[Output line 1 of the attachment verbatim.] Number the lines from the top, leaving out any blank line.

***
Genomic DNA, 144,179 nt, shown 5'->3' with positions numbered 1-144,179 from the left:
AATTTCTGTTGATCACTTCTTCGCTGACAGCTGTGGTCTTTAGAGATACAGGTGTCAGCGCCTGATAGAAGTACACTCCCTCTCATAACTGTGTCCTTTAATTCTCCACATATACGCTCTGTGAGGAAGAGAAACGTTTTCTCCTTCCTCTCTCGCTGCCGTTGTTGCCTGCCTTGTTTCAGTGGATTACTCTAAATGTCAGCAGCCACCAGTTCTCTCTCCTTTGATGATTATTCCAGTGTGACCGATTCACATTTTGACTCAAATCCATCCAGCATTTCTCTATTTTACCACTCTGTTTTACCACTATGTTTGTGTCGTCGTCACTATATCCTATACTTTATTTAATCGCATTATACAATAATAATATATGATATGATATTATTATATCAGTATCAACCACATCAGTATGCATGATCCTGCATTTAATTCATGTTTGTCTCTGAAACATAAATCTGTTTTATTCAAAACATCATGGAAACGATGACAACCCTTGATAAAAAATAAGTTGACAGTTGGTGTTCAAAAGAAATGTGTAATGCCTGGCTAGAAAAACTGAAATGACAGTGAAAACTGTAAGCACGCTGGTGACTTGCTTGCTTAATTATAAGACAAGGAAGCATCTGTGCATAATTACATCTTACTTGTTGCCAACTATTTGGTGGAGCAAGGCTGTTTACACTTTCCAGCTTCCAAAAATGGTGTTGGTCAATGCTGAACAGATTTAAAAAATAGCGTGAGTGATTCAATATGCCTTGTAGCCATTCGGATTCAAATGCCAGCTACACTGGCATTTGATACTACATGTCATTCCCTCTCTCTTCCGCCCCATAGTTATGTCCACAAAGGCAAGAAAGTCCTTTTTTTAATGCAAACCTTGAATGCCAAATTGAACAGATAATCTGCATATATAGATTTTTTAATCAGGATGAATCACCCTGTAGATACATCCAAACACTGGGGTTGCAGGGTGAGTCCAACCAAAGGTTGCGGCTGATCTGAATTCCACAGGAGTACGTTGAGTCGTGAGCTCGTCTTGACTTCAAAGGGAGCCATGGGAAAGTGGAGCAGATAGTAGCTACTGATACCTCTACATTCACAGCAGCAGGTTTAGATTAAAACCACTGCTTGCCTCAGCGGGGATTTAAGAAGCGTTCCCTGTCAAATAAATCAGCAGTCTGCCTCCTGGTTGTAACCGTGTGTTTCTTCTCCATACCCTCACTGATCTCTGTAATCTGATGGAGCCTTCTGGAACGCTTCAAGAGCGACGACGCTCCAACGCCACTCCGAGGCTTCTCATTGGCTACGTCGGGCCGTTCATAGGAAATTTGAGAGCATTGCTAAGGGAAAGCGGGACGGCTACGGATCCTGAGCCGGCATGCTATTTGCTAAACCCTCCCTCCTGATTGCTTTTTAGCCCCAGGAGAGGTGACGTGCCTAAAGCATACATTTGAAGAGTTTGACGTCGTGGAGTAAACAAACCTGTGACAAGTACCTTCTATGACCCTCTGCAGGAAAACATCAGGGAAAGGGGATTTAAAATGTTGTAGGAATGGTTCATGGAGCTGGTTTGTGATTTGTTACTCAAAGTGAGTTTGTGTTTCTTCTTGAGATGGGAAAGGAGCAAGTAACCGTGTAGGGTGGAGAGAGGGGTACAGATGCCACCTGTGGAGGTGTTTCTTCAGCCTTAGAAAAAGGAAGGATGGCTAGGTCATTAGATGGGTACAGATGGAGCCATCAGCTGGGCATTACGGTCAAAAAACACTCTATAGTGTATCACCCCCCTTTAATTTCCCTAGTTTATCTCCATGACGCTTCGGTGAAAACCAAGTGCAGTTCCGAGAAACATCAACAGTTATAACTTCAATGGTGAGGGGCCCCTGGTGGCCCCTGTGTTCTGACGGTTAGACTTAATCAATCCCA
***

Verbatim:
Genomic DNA, 144,179 nt, shown 5'->3' with positions numbered 1-144,179 from the left: